Electric Review

Culture & Criticism From the Far Distant Realms

New Releases From Brilliance Audio

WHY BE HAPPY WHEN YOU COULD BE NORMAL? Jeannette Winterson. Brilliance Audio. Read by Jeannette Winterson.

When I saw on the cover that Ms. Winterson would be reading her own book, I felt a surge of apprehension. It’s not that authors can’t read their own work; they usually can, and often better than anyone else.

My apprehension stemmed from the fact that she was from Manchester, in the industrial north of England.

You see, there’s no such thing as “an English accent.” Specifically, London alone is said to have over 1,200 languages in use among its populace; and over half of those languages are English. Moreover, some accents are indecipherable to Londoners living only a few blocks away. Similarly, there are parts of Manchester where Scots go to learn how to be unintelligible to Americans.

And then there was the subject matter. How well would I be able to relate to the story of a gay girl being raised in a psychotically fundamentalist home?

Even though I’m only about half way through the five disks, I’ve heard enough.

Simply, this is extraordinary work. Winterson has a fine reading voice – lucid, clear, distinct and utterly authentic. If she weren’t already a fine author, she could make her living working for Brilliance; she is that accomplished at narration.

In terms of the writing, this autobiography is as harrowing as it is endearing: Whether it’s a half-ass exorcism meant to cast demons out of lesbians and/or record players, or arguments with a professor over why Nabokov hated women, Winterson never fails to propel the reader forward.

This is rare and beautiful stuff. Don’t miss it.

To order, see amazon.com.

by Bryan Zepp Jamieson


Zepp Jamieson was born in Ottawa, Ontario, and spent his formative years living in various parts of Canada, the UK, South Africa and Australia before finally moving to the United States, where he has lived for over 40 years. Aside from writing, his interests include hiking, raising dogs and cats, and making computers jump through hoops. His wife of 25 years edits his copy, and bravely attempts to make him sound coherent. Reach him through The Electric Review.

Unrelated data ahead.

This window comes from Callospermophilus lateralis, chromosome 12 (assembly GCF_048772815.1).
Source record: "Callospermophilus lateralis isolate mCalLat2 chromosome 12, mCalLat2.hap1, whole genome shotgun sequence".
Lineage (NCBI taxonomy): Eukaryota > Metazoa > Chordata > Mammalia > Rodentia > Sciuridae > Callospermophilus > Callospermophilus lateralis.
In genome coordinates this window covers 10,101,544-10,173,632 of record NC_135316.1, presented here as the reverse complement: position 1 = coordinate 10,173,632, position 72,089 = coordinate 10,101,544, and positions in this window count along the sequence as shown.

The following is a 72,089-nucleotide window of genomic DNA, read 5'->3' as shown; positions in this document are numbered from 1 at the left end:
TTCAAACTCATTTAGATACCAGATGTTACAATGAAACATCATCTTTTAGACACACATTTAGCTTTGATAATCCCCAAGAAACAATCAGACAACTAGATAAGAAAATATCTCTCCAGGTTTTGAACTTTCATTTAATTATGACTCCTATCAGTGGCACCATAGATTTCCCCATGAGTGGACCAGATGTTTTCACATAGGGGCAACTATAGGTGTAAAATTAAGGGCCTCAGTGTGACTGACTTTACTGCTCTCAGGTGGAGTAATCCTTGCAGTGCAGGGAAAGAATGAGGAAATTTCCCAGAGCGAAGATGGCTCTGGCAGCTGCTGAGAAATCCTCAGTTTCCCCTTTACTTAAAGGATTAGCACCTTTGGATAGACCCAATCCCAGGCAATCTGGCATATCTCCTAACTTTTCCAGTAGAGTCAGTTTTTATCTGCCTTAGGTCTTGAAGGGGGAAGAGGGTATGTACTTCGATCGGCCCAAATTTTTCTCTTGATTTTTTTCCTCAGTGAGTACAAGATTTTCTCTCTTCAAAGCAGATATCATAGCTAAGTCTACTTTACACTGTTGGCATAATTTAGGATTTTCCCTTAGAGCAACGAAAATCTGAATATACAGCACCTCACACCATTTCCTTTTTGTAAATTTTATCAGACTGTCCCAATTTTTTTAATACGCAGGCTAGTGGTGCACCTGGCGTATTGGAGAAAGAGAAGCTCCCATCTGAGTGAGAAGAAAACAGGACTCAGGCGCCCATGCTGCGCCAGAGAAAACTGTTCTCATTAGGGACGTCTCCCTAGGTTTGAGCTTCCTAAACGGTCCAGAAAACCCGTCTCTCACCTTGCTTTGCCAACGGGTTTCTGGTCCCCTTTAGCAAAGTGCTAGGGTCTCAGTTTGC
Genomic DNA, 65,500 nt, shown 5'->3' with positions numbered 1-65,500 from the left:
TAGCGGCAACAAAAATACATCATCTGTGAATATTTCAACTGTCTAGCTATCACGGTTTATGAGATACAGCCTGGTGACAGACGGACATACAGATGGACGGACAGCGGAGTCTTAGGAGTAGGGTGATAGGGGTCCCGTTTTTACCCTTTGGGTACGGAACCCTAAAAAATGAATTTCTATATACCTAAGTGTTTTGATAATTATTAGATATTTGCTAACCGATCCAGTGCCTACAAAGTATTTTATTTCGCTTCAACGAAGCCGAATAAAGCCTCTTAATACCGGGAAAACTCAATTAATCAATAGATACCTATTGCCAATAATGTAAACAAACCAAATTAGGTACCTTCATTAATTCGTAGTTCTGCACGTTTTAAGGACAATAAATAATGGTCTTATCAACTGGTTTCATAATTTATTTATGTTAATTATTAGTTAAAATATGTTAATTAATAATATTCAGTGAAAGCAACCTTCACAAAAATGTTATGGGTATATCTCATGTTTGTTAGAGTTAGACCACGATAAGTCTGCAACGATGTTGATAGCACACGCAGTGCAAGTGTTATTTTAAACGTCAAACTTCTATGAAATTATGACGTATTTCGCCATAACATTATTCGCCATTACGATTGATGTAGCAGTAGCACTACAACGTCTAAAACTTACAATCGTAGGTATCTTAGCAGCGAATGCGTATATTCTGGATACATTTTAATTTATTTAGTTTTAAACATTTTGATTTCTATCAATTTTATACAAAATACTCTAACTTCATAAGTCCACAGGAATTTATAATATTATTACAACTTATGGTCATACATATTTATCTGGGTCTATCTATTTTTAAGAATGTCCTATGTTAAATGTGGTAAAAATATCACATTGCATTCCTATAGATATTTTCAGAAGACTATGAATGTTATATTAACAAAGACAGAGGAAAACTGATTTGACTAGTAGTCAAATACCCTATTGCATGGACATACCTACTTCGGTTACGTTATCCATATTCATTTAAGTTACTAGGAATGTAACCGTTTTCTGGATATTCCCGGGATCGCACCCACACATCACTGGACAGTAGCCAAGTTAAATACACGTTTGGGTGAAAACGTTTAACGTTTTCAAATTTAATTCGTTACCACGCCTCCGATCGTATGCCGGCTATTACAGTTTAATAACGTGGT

METHUSELAH’S CHILDREN. Robert A. Heinlein. Read by MacLeod Andrews. Brilliance Audio.

Robert A. Heinlein’s Methuselah’s Children was originally written 70 years ago and then expanded into novel form in the 1950s.

I first read Methuselah’s Children as a teen in the early 1960s, and then reread it two more times over the following 20 years. Since I knew the storyline and characters by heart, this audio version allowed me to savor the voiceover.

Heinlein built this story – which serves as one of his best early works – on the strength and humanity of his characters. Thus, it has held up well for over 7 decades. However, this fact also presented several hurdles for narrator MacLeod Andrews to surmount.

When we read a book, each of us attaches a narrative voice to the story in our head – it ends up being similar to, but not quite the same, as what we hear when we think. In turn, a powerful author will establish his own narrative voice in the mind of the reader.

So, as I hit play, I wondered whether or not Andrews’ reading was about to conflict with what my subconscious knew as itsHeinlein voice.

Heinlein’s book was written at a time when ‘the American accent’ was distinctly Brooklyn: In that world, women were dames, and hard-boiled detectives, without irony, would utter phrases such as, “Oh, a wise guy, eh?”

Given this, it seems to me that most narrators would battle a terrible temptation to appropriate the voices of James Cagney, Edward G. Robinson, or Mae West along the way.

And finally, there are the myriad technical aspects that have to be transcended if an audio book is to succeed: Is the voice modulated, neither monotonic nor sing-song? Does he puff into the mike when uttering plosives? Does he avoid reading action passages with tremulous excitement?

In reading Methuselah’s Children, MacLeod Andrews manages these hurdles expertly, and the result is a pleasurable listening experience.

Here, Andrews doesn’t become the emcee; instead, he introduces you to an old friend you haven’t heard from in many years, and then simply lets you enjoy what your friend has to say.

To order, see amazon.com.

by Bryan Zepp Jamieson


Zepp Jamieson was born in Ottawa, Ontario, and spent his formative years living in various parts of Canada, the UK, South Africa and Australia before finally moving to the United States, where he has lived for over 40 years. Aside from writing, his interests include hiking, raising dogs and cats, and making computers jump through hoops. His wife of 25 years edits his copy, and bravely attempts to make him sound coherent. Reach him through The Electric Review.

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This entry was posted on June 26, 2013 by in 2013, May 2013, Rat On Audiobooks and tagged , .
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